When Ukraine’s President Volodymyr Zelensky appeared in a recorded video before the tuxedoed glitterati gathered in Las Vegas for the Grammy Awards ceremony in April, he spoke of how the brutality Russia had inflicted upon Ukraine brought something else with it: silence. The silence of fallen soldiers and civilians, the silence of abandoned, demolished cities. “The war doesn’t let us choose who survives and who stays in eternal silence,” he declared. What is the antidote to this? “Fill the silence with your music. Fill it today to tell our story.”
Ukraine’s own artists are doing just that. The music of Ukraine’s own artists has not only survived the horrors and war, but also transcended them. Nina Garenetska, the singer and cellist in Ukraine’s renowned DakhaBrakha group calls it the “energy of resistance.” For years, DakhaBrakha’s three musicians have performed with traditional instruments, wearing indigenous Ukrainian costumes, and singing old folkloric songs they had recorded in villages around the country. Now, that has assumed far greater meaning, posing a direct challenge to Russia’s narrative that Ukraine has no culture of its own. “This is our inspiration. Our roots,” says 38-year-old Garenetska. “It gives us strength in this fight.”
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In spite of night-time curfews, air raid sirens, the inspiration found its way into all corners of Ukraine. The theaters and cafés are shut. In Kyiv however, an amphitheater is being built beneath the metro station archways. People gathered there for an April concert. Ukraine’s hugely popular artist and member of parliament Svyatoslav Vakarchuk. On May 8, U2’s Bono and The Edge ventured to Kyiv to perform in the metro station.
Those concerts have offered their audiences moments of respite—and a shared community coming together in the fight for Ukraine.
It was difficult, but it is possible. DakhaBrakha’s musicians anxiously scrolled their phones for messages from home before going on stage in Paris in March. Others say that music can be jarringly incongruent with their grim realities.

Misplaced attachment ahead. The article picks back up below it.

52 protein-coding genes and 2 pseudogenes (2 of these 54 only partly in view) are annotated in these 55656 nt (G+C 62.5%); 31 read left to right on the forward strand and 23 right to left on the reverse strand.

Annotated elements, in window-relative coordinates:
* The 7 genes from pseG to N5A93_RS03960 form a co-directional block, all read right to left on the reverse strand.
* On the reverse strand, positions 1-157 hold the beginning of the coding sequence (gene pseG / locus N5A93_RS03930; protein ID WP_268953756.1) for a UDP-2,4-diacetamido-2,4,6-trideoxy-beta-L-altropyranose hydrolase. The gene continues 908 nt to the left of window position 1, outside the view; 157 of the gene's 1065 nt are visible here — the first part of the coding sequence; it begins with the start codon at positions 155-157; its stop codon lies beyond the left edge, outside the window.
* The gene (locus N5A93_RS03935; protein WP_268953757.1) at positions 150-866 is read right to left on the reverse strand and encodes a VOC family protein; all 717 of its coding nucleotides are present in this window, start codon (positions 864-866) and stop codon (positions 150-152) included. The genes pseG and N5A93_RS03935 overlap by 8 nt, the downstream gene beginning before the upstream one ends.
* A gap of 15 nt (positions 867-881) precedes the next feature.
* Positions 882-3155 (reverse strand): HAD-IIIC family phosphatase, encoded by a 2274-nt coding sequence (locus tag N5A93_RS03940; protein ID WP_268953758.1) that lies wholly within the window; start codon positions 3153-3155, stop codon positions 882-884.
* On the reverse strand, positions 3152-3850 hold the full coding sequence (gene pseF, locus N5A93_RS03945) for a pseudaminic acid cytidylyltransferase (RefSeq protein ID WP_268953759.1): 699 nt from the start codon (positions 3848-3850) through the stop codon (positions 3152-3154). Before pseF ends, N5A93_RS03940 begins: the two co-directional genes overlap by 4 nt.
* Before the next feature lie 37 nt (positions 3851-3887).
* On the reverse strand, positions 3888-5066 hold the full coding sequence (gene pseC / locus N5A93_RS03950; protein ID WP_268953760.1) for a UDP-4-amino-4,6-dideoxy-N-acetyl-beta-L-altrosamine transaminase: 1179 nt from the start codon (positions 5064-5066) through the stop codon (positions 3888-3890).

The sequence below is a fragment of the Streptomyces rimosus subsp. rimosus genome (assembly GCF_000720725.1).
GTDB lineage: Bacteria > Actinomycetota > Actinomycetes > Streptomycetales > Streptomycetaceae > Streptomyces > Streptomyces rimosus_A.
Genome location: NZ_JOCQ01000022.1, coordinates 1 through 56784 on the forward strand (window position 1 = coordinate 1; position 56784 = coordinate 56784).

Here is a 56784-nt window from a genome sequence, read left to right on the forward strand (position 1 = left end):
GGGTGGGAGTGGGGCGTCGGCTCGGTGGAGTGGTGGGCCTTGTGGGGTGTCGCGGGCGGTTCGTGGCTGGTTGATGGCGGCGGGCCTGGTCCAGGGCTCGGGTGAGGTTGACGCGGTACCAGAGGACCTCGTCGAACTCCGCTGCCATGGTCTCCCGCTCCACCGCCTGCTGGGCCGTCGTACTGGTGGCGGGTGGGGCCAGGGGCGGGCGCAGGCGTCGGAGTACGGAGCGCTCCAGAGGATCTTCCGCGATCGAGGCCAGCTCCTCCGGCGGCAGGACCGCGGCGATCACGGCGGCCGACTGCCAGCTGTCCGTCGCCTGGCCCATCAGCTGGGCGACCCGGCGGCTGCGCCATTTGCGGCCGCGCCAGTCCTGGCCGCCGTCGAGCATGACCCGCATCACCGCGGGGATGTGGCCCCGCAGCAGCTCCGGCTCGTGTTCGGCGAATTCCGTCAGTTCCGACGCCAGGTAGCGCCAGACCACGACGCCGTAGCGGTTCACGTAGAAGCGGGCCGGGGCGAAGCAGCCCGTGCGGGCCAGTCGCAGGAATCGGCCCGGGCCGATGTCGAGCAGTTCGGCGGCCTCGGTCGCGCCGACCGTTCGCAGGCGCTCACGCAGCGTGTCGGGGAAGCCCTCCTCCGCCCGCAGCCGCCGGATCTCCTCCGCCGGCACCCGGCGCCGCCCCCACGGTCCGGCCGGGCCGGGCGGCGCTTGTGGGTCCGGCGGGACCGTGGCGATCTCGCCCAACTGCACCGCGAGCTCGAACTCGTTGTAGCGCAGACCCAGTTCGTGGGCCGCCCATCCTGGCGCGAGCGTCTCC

“In the first few days of war it was very hard for me to play music, because it is a time when people are dying, kids are dying, and music was always a form of entertainment for me,” says Dmytro Mazuriak, wind instrumentalist for the Kyiv-based group Kazka. After the war started, Mazuriak fled Kyiv to a western Ukrainian village where he saw women singing and making camouflagenets for the soldiers fighting on the frontline. It made him realise that music was his passion. “I understood that we are a nation that cannot live without singing,” he says.
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Mazuriak also found solace through music. His brother, who had collected sleeping bags and gloves for his brother’s platoon, called Mazuriak to inform him that he was wounded by a missile strike and that only four of his 30 fellow soldiers were still alive.
In March, Kazka recorded its new wartime song, “I Am Not Okay,” remotely, with Mazuriak still in the relative safety of western Ukraine, and lead vocalist Oleksandra (Sasha) Zaritska in her temporary refuge in New York; guitarist Mykita Budash, who also recorded the song from western Ukraine, later returned home to Kyiv. He showed us the evidence of an under-attack country by showing us his empty apartment and streets from his window.
“It is very tough,” Budash says. “We will manage this with a psychologist in the future for sure.”
At the moment, music fills the stations of metros and in factories used to make protection equipment for civilians. “Right now, music can express something other than words,” Zaritska says. “Because there are no words that can express what is happening.”
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